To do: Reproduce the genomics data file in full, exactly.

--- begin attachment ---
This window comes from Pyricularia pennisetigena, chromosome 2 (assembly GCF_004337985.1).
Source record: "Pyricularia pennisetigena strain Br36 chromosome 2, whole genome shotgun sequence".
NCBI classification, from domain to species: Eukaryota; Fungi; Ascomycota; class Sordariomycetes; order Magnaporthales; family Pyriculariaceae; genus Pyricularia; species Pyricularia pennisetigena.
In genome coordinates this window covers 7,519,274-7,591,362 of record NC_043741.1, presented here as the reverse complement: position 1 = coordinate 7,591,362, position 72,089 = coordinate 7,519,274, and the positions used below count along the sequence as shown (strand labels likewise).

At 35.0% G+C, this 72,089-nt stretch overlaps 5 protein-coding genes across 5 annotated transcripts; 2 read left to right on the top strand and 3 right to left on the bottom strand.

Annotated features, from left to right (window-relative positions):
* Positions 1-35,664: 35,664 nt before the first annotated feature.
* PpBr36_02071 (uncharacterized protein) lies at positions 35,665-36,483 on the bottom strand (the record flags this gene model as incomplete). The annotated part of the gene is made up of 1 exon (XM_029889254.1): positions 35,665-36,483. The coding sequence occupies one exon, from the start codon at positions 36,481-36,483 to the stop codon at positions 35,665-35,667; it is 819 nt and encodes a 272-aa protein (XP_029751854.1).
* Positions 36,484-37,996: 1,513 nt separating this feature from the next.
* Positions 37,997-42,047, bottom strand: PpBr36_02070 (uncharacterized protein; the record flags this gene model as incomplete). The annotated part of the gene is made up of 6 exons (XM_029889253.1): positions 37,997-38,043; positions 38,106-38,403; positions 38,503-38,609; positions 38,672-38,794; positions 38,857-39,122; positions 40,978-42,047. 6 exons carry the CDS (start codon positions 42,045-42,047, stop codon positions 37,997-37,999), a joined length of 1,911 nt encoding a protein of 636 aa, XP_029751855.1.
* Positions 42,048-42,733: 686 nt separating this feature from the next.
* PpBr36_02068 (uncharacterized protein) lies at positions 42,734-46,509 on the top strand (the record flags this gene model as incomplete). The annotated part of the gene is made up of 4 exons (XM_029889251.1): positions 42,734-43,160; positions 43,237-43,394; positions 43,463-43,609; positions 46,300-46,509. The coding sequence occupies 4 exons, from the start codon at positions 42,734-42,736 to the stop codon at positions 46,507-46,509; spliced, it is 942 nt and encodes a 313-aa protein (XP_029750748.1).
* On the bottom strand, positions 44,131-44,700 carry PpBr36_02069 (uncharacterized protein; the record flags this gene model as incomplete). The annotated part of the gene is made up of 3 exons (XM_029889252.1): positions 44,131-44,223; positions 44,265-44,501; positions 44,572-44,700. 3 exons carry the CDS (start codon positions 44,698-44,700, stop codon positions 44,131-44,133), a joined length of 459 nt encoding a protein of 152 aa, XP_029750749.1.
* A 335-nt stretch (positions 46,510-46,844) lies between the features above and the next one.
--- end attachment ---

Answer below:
This window comes from Pyricularia pennisetigena, chromosome 2 (assembly GCF_004337985.1).
Source record: "Pyricularia pennisetigena strain Br36 chromosome 2, whole genome shotgun sequence".
NCBI classification, from domain to species: Eukaryota; Fungi; Ascomycota; class Sordariomycetes; order Magnaporthales; family Pyriculariaceae; genus Pyricularia; species Pyricularia pennisetigena.
In genome coordinates this window covers 7,519,274-7,591,362 of record NC_043741.1, presented here as the reverse complement: position 1 = coordinate 7,591,362, position 72,089 = coordinate 7,519,274, and the positions used below count along the sequence as shown (strand labels likewise).

At 35.0% G+C, this 72,089-nt stretch overlaps 5 protein-coding genes across 5 annotated transcripts; 2 read left to right on the top strand and 3 right to left on the bottom strand.

Annotated features, from left to right (window-relative positions):
* Positions 1-35,664: 35,664 nt before the first annotated feature.
* PpBr36_02071 (uncharacterized protein) lies at positions 35,665-36,483 on the bottom strand (the record flags this gene model as incomplete). The annotated part of the gene is made up of 1 exon (XM_029889254.1): positions 35,665-36,483. The coding sequence occupies one exon, from the start codon at positions 36,481-36,483 to the stop codon at positions 35,665-35,667; it is 819 nt and encodes a 272-aa protein (XP_029751854.1).
* Positions 36,484-37,996: 1,513 nt separating this feature from the next.
* Positions 37,997-42,047, bottom strand: PpBr36_02070 (uncharacterized protein; the record flags this gene model as incomplete). The annotated part of the gene is made up of 6 exons (XM_029889253.1): positions 37,997-38,043; positions 38,106-38,403; positions 38,503-38,609; positions 38,672-38,794; positions 38,857-39,122; positions 40,978-42,047. 6 exons carry the CDS (start codon positions 42,045-42,047, stop codon positions 37,997-37,999), a joined length of 1,911 nt encoding a protein of 636 aa, XP_029751855.1.
* Positions 42,048-42,733: 686 nt separating this feature from the next.
* PpBr36_02068 (uncharacterized protein) lies at positions 42,734-46,509 on the top strand (the record flags this gene model as incomplete). The annotated part of the gene is made up of 4 exons (XM_029889251.1): positions 42,734-43,160; positions 43,237-43,394; positions 43,463-43,609; positions 46,300-46,509. The coding sequence occupies 4 exons, from the start codon at positions 42,734-42,736 to the stop codon at positions 46,507-46,509; spliced, it is 942 nt and encodes a 313-aa protein (XP_029750748.1).
* On the bottom strand, positions 44,131-44,700 carry PpBr36_02069 (uncharacterized protein; the record flags this gene model as incomplete). The annotated part of the gene is made up of 3 exons (XM_029889252.1): positions 44,131-44,223; positions 44,265-44,501; positions 44,572-44,700. 3 exons carry the CDS (start codon positions 44,698-44,700, stop codon positions 44,131-44,133), a joined length of 459 nt encoding a protein of 152 aa, XP_029750749.1.
* A 335-nt stretch (positions 46,510-46,844) lies between the features above and the next one.